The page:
Thursday, December 18, 2008

Back by popular demand

My anxious readership has been flooding me with emails, demanding to know if I'm still alive and why I quit blogging. (Just kidding. Is anyone still reading this thing?)

A good chunk of my time has been occupied by administrative activity (job search), as well as personal matters (both good and bad).

I regularly attend two courses: one by Gideon Schechtman and one by Itai Benjamini.

Here is a nice "paradox" from Gideon's first lecture. Consider the 2x2 square = [-1,1]^2. In each quadrant, inscribe a unit circle. Let S_2 be the largest circle about the origin not intersecting any of the inscribed unit circles. Let R_2 be its radius; compute R_2 (it's easy!).

Now repeat the same in n dimensions: divide [-1,1]^n into 2^n orthants, inscribe a unit ball in each one, and let R_n be the radius of the maximal ball about the origin that does not intersect any of the inscribed balls. It shouldn't take you more than 2 minutes to come up with a formula for R_n -- the basic 2-dimensional intuition carries over to higher dimensions.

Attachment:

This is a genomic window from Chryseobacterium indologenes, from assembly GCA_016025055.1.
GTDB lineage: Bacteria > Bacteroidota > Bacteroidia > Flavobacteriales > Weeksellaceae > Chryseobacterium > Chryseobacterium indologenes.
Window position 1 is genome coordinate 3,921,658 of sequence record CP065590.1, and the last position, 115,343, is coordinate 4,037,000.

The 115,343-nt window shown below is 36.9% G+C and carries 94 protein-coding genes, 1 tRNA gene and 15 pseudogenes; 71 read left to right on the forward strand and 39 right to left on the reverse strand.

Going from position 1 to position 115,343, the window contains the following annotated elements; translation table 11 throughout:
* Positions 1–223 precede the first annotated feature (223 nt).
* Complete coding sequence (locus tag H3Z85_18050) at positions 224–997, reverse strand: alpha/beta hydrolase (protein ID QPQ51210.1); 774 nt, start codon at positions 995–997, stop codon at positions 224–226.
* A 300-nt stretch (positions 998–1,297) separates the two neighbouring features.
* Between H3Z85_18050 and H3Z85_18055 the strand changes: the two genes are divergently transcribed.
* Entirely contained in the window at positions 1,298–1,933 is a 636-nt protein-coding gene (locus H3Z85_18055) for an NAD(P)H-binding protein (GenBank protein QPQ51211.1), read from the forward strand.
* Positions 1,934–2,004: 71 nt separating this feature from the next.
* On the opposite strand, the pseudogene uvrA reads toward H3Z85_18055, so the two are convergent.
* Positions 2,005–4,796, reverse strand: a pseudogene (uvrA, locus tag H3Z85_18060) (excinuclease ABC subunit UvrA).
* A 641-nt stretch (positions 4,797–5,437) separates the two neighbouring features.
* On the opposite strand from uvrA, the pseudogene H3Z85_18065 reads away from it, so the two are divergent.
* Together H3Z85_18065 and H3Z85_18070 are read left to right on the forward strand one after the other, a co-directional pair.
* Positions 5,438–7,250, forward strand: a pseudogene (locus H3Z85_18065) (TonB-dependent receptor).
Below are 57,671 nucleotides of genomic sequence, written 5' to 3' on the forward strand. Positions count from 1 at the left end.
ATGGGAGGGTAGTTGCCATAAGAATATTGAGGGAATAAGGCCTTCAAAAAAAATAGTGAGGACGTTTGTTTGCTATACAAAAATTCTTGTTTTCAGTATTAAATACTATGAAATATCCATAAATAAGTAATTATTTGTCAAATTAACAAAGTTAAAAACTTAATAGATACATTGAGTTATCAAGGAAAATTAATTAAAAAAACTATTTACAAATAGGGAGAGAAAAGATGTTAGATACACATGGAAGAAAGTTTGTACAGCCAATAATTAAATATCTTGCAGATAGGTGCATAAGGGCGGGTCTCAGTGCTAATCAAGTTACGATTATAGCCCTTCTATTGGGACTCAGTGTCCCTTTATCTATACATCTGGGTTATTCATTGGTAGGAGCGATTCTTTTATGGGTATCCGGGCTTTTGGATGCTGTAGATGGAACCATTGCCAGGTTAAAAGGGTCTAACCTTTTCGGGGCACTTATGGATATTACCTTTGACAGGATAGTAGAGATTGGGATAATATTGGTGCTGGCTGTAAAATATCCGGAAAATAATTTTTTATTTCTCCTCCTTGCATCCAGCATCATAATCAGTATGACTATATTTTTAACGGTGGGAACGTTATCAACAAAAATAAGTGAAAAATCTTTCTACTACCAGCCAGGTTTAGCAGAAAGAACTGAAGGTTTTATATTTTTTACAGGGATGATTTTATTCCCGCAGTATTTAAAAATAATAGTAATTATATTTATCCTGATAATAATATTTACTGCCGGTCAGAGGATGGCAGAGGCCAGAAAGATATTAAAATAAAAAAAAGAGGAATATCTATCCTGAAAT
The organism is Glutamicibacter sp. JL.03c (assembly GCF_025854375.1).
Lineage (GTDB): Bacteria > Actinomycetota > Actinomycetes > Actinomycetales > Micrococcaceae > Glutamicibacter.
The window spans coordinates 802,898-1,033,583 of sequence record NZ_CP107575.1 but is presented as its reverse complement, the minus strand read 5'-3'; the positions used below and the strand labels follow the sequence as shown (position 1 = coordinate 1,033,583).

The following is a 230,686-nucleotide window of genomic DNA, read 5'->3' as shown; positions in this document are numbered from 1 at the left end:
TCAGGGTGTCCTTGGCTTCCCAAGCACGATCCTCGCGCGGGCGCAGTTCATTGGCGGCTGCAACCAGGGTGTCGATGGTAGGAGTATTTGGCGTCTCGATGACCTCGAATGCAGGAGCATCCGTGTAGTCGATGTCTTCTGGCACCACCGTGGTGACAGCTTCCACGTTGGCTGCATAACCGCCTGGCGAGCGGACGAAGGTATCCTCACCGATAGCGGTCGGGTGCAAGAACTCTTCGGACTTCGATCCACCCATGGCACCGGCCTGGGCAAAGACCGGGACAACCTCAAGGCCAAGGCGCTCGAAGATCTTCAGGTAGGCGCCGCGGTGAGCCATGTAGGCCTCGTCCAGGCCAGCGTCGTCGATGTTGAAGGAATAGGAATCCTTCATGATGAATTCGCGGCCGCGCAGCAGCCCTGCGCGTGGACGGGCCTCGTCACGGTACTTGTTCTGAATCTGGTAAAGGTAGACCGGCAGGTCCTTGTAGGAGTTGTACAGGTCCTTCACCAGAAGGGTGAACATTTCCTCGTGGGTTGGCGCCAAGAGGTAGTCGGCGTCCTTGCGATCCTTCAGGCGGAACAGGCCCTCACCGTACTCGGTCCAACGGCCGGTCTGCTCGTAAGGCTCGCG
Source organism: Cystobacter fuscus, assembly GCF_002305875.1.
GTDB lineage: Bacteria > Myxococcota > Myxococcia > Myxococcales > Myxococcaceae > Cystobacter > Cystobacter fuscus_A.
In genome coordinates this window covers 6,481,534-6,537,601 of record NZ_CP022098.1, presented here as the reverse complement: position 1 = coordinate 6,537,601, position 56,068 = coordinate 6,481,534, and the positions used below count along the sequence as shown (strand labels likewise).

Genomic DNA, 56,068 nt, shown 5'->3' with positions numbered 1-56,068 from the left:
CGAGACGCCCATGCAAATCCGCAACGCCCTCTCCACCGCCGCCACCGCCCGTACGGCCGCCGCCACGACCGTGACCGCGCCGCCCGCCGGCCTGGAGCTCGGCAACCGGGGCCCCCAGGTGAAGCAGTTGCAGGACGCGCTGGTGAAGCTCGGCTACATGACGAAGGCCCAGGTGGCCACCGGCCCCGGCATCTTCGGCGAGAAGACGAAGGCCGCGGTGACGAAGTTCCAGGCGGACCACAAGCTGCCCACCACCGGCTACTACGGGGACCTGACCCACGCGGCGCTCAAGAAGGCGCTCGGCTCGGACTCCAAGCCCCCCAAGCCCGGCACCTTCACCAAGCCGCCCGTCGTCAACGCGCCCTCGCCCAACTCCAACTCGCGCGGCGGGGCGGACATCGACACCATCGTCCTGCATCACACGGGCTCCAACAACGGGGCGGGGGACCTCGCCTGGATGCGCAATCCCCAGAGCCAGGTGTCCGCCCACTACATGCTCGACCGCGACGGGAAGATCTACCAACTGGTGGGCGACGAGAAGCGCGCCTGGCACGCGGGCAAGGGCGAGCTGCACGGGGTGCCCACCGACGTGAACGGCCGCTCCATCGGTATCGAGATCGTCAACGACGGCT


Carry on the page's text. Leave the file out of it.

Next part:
However, to anyone not familiar with high-dimensional geometric phenomena, something very surprising should happen. I won't give it a away here, but feel free to discuss in the comments. This sort of "paradox" probably has a name -- anyone know what it is?


Anonymous said...

Yes, your blog made it into my google reader subscriptions a while ago. I'd actually love to see some coverage of Schechtman's course that you pointed out. The first part of the lecture notes looks pretty interesting and if you find the time it would be great to read some summaries and highlights of this course on your blog.

Anonymous said...

Btw, the exercise you described also appears in Steele's Cauchy-Schwarz Master Class.

Aryeh said...

Really -- where? I have that book, and ever read it at one point...

Anonymous said...
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